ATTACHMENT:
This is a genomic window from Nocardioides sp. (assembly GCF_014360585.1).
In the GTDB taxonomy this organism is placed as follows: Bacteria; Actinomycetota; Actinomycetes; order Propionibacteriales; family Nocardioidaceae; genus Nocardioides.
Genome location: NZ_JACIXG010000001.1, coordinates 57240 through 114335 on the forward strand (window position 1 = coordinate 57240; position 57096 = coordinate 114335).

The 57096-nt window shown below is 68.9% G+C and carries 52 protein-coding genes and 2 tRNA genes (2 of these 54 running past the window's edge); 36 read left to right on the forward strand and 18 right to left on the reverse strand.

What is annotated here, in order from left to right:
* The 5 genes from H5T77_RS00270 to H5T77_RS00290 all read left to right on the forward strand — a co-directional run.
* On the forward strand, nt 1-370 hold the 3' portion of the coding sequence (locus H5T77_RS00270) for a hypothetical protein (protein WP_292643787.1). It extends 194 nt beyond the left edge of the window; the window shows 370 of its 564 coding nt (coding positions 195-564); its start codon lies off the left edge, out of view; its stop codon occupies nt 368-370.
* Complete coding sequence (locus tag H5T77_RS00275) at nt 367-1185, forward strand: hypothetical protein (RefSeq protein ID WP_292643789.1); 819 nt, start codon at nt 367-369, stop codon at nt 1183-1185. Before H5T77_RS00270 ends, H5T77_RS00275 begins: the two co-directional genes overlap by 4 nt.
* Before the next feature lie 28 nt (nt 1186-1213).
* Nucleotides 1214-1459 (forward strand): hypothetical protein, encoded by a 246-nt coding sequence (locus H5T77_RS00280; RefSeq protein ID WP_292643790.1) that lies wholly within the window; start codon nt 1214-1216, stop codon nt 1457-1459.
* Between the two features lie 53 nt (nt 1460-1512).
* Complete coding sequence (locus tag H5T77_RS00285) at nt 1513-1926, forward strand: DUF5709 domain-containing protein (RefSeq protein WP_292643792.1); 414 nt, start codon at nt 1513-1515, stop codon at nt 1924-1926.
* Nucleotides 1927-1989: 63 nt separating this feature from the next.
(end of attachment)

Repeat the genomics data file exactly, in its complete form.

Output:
This is a genomic window from Nocardioides sp. (assembly GCF_014360585.1).
In the GTDB taxonomy this organism is placed as follows: Bacteria; Actinomycetota; Actinomycetes; order Propionibacteriales; family Nocardioidaceae; genus Nocardioides.
Genome location: NZ_JACIXG010000001.1, coordinates 57240 through 114335 on the forward strand (window position 1 = coordinate 57240; position 57096 = coordinate 114335).

The 57096-nt window shown below is 68.9% G+C and carries 52 protein-coding genes and 2 tRNA genes (2 of these 54 running past the window's edge); 36 read left to right on the forward strand and 18 right to left on the reverse strand.

What is annotated here, in order from left to right:
* The 5 genes from H5T77_RS00270 to H5T77_RS00290 all read left to right on the forward strand — a co-directional run.
* On the forward strand, nt 1-370 hold the 3' portion of the coding sequence (locus H5T77_RS00270) for a hypothetical protein (protein WP_292643787.1). It extends 194 nt beyond the left edge of the window; the window shows 370 of its 564 coding nt (coding positions 195-564); its start codon lies off the left edge, out of view; its stop codon occupies nt 368-370.
* Complete coding sequence (locus tag H5T77_RS00275) at nt 367-1185, forward strand: hypothetical protein (RefSeq protein ID WP_292643789.1); 819 nt, start codon at nt 367-369, stop codon at nt 1183-1185. Before H5T77_RS00270 ends, H5T77_RS00275 begins: the two co-directional genes overlap by 4 nt.
* Before the next feature lie 28 nt (nt 1186-1213).
* Nucleotides 1214-1459 (forward strand): hypothetical protein, encoded by a 246-nt coding sequence (locus H5T77_RS00280; RefSeq protein ID WP_292643790.1) that lies wholly within the window; start codon nt 1214-1216, stop codon nt 1457-1459.
* Between the two features lie 53 nt (nt 1460-1512).
* Complete coding sequence (locus tag H5T77_RS00285) at nt 1513-1926, forward strand: DUF5709 domain-containing protein (RefSeq protein WP_292643792.1); 414 nt, start codon at nt 1513-1515, stop codon at nt 1924-1926.
* Nucleotides 1927-1989: 63 nt separating this feature from the next.